8. Controlling motion
      7m 8s
    9. Shutter speed increments
      2m 21s
    10. Exercise: Go work with shutter speed
      1m 9s
  5. 26m 3s
    1. Depth of field
      1m 53s
    2. How aperture is measured
      2m 42s
    3. Aperture priority mode
      4m 57s
    4. Lens speed
      53s
    5. Shooting deep depth of field
      3m 53s
    6. Shooting shallow depth of field
      2m 50s
    7. The depth-of-field preview button
      4m 24s
    8. How shallow should you be?
      2m 47s
    9. Exercise: Go work with aperture
      1m 44s
  6. 16m 26s
    1. ISO: The third exposure parameter
      6m 27s
    2. Assessing your camera's high ISO
      5m 32s
    3. Shooting in low light
      3m 32s
    4. Exercise: Shooting in low light
      55s
  7. 14m 30s
    1. White balance controls
      5m 37s
    2. Adjusting white balance manually
      4m 25s
    3. Shooting raw
      4m 28s
  8. 6m 3s
    1. How light meters work
      1m 47s
    2. Why are there different modes?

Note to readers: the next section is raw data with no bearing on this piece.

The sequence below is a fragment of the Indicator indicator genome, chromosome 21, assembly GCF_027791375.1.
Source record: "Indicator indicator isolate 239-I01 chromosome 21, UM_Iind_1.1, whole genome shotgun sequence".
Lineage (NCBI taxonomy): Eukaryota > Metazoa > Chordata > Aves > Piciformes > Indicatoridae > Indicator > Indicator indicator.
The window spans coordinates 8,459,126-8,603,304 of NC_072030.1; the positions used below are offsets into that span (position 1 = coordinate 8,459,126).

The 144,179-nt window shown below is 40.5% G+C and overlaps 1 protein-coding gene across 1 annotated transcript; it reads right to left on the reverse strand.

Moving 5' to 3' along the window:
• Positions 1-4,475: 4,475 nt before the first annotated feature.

4m 16s
  9. 33m 59s
    1. Exposure compensation
      4m 0s
    2. Intentional overexposure
      2m 40s
    3. Intentional underexposure
      1m 42s
    4. Controlling tone
      2m 31s
    5. The histogram
      10m 4s
    6. Real-world histograms
      5m 49s
    7. Tone and color
      2m 16s
    8. Auto exposure bracketing
      3m 58s
    9. Exercise: Go work with exposure compensation
      59s
  10. 12m 56s
    1. Dynamic range
      2m 24s
    2. Exposing for highlights
      4m 15s
    3. Fill flash
      3m 11s
    4. Three solutions to the same problem
      3m 6s
  11. 12m 26s
    1. Manual mode
      2m 6s
    2. Manual mode and light meters
      4m 52s
    3. Manual exposure exercise
      5m 28s
  12. 12m 1s
    1. Custom modes and A-DEP
      1m 39s
    2. Program shift
      3m 52s
    3. Exposure compensation with program shift
      1m 58s
    4. An exercise in reciprocity
      53s
    5. Scene modes and in-camera processing
      3m 39s
  13. 8m 16s
    1. Shooting with post production in mind
      3m 46s
    2. Exposure strategy
      3m 51s
    3. Goodbye
      39s